Latest video:

Parkdale third graders sing "12 Disaster Days of Christmas"

Welcome to your sing-able Christmas gift list. What follows is an emergency rendition of “12 Days of Christmas” – for outfitting your home or car in case of snow storm, earthquake, flood or other emergency. Read it as a simple list, or sing it to the tune of “12 Days” – you know, as in “ … and a partridge in a pear tree…” Not to make light of it, but the song is a familiar framework for a set of gift ideas that you could consider gathering together, even if the recipient already owns items such as a bunch of coats, tire chains and flashlights. Stores throughout the Gorge are stocked up on all these items. Buying all 12 days might be prohibitive, but here are three ideas for checking any of the dozen off your list (notations follow, 1-12.) The gift items needed to stay warm, dry and safe are also coded to suggest items in your abode (A) in your car (C) or both (B). 12 Gallons of Water (A) 11 Family meals (B) 10 Cans of propane (A) 9 Hygiene bags (B) 8 Packs of batteries (A) 7 Spare coats (B) 6 Bright red flares (C) 5 Cozy blankets (B) 4 Tire chains (C) 3 Flashlights (B) 2 cell phone chargers (B) 1 And a crush-proof first aid kit (B) Price ranges? Here’s a few quotes for days Three, Two, Four and Nine: n A family gift of flashlights (three will run $15-30, Hood River Supply, Tum-A-Lum) n Cell phone chargers (two will run $30-60) n Tire chains (basic set, $30, Les Schwab, returnable if unused for the winter) n Family meals ($100 or so should cover the basics for three or four reasonably well-fed days) n The home kit should be kept in a handy place near an exit, and remember that water needs to be replenished every few months. If you have a solid first aid kit already, switch out the gift idea with “and-a-sto-o-u-t- tub-for it-all …” Otherwise, it’s a case of assembling your home or car kits and making sure all members of the family know what the resources are and how to use them (ie flares and propane). Emergency situations are at worst life-threatening, at best deeply uncomfortable if you and your family are left without power for an extended period, or traveling and find yourself in a situation where you need to wait out a storm, lengthy traffic delay, or other crisis. Notes on the 12 gift ideas: 12 – Gallons of water: that’s one per person in a four-member family to last for three days, the recommended minimum to be prepared for utility outages. 11 – Easy-open packaged goods, energy bars, dried food and nuts are good things to include for nutrition. Think of what your family of four needs for three days to stay fortified and hydrated (see number 12). Can-opener also recommended 10 – If you have a propane camping stove, keep extra fuel handy. 9 – Hygiene bags: put packaged moistened towelettes, toilet paper, and plastic ties in large garbage bags (for personal sanitation) Resource list courtesy of Hood River County Emergency Management, Barbara Ayers, manager/ 541-386-1213. The county also reminds residents to Get a Kit, Make A Plan to connect your family if separated, and Stay Informed. See to opt-in for citizen alerts. Enlarge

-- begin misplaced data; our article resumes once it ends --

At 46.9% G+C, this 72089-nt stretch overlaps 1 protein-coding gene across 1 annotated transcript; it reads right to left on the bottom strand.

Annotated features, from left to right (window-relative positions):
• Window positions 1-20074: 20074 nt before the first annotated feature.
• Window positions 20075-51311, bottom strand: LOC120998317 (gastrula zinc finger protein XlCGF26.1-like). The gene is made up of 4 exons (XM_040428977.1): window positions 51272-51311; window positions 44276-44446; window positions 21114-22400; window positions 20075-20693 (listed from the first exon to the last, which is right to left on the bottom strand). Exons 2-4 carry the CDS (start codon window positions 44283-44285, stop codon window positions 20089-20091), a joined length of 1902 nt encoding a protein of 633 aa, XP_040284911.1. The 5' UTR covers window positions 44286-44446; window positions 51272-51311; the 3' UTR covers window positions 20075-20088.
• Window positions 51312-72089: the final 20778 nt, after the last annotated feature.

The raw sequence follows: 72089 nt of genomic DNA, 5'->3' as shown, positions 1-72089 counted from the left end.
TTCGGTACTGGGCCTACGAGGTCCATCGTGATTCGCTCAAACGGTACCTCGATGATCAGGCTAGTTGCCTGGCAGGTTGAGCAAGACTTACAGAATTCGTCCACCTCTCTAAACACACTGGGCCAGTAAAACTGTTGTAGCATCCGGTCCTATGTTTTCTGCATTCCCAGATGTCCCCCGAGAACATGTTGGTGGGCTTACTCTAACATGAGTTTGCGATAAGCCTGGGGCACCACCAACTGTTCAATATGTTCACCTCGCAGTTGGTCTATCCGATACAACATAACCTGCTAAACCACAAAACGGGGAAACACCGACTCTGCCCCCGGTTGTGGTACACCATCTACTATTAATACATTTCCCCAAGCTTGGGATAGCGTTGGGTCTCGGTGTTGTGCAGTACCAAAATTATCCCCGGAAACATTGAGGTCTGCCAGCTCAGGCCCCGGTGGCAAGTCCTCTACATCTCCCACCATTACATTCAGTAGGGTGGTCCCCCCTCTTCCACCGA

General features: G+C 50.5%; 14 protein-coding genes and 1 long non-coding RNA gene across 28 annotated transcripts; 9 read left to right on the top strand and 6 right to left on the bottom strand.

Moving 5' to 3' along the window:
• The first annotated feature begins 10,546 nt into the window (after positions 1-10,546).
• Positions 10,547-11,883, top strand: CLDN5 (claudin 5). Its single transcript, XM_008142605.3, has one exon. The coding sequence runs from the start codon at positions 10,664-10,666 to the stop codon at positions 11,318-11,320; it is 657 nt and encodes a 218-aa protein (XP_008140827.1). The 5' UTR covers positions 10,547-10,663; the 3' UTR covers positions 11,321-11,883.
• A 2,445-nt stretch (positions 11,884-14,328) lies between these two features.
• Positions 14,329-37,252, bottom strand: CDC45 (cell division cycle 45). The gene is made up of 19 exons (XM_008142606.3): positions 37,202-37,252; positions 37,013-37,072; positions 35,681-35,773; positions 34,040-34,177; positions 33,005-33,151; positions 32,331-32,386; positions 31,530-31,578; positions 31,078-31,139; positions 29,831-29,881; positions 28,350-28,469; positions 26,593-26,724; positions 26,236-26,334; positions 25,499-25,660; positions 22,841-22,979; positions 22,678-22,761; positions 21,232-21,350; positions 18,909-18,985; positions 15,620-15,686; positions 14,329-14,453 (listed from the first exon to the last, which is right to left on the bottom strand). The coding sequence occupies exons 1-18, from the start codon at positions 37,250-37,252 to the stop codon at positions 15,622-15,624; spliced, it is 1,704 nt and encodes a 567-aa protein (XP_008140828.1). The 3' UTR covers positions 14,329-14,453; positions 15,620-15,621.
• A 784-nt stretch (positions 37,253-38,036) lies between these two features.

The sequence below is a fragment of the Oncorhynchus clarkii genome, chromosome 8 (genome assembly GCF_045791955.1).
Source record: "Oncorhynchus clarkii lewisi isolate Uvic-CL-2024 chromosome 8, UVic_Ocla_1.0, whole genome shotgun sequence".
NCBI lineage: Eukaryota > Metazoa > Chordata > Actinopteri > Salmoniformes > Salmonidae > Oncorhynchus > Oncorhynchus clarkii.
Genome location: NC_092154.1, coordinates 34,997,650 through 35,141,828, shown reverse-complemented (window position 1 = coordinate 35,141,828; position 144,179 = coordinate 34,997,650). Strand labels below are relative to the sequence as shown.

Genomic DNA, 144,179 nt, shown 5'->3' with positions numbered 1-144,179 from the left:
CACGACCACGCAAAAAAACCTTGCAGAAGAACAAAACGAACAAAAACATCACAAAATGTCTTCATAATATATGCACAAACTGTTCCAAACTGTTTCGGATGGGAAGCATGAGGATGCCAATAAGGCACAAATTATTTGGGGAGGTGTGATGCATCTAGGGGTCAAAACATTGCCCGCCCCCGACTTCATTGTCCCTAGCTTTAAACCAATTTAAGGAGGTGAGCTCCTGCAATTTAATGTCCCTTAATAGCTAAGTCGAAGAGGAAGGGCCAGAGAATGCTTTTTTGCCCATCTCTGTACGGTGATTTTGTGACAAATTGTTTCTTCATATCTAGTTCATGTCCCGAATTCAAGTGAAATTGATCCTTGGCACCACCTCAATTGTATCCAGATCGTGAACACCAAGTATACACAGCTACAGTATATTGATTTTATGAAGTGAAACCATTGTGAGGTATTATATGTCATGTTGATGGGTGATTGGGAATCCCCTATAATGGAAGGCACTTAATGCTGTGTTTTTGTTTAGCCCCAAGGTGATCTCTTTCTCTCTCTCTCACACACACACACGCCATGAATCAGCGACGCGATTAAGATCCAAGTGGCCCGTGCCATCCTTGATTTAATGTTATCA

Log in to comment

News from our Community Partners